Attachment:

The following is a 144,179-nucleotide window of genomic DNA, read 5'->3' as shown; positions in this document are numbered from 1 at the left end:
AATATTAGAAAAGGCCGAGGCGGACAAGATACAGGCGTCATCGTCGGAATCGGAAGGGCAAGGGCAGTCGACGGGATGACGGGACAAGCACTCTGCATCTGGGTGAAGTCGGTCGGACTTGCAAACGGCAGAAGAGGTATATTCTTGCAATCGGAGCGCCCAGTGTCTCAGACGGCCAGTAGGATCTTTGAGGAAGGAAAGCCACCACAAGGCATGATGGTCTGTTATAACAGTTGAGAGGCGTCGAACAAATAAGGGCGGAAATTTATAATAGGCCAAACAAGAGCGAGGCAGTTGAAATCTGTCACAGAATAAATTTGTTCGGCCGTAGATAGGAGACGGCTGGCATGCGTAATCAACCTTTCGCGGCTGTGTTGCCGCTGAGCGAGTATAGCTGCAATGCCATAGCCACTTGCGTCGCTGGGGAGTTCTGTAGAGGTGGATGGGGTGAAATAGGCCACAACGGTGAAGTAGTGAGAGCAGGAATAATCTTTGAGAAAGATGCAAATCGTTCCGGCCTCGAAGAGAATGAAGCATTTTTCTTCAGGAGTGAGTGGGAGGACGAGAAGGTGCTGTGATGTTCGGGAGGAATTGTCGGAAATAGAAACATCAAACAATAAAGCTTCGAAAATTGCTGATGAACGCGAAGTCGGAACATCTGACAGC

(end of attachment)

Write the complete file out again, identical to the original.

The following is a 144,179-nucleotide window of genomic DNA, read 5'->3' as shown; positions in this document are numbered from 1 at the left end:
AATATTAGAAAAGGCCGAGGCGGACAAGATACAGGCGTCATCGTCGGAATCGGAAGGGCAAGGGCAGTCGACGGGATGACGGGACAAGCACTCTGCATCTGGGTGAAGTCGGTCGGACTTGCAAACGGCAGAAGAGGTATATTCTTGCAATCGGAGCGCCCAGTGTCTCAGACGGCCAGTAGGATCTTTGAGGAAGGAAAGCCACCACAAGGCATGATGGTCTGTTATAACAGTTGAGAGGCGTCGAACAAATAAGGGCGGAAATTTATAATAGGCCAAACAAGAGCGAGGCAGTTGAAATCTGTCACAGAATAAATTTGTTCGGCCGTAGATAGGAGACGGCTGGCATGCGTAATCAACCTTTCGCGGCTGTGTTGCCGCTGAGCGAGTATAGCTGCAATGCCATAGCCACTTGCGTCGCTGGGGAGTTCTGTAGAGGTGGATGGGGTGAAATAGGCCACAACGGTGAAGTAGTGAGAGCAGGAATAATCTTTGAGAAAGATGCAAATCGTTCCGGCCTCGAAGAGAATGAAGCATTTTTCTTCAGGAGTGAGTGGGAGGACGAGAAGGTGCTGTGATGTTCGGGAGGAATTGTCGGAAATAGAAACATCAAACAATAAAGCTTCGAAAATTGCTGATGAACGCGAAGTCGGAACATCTGACAGC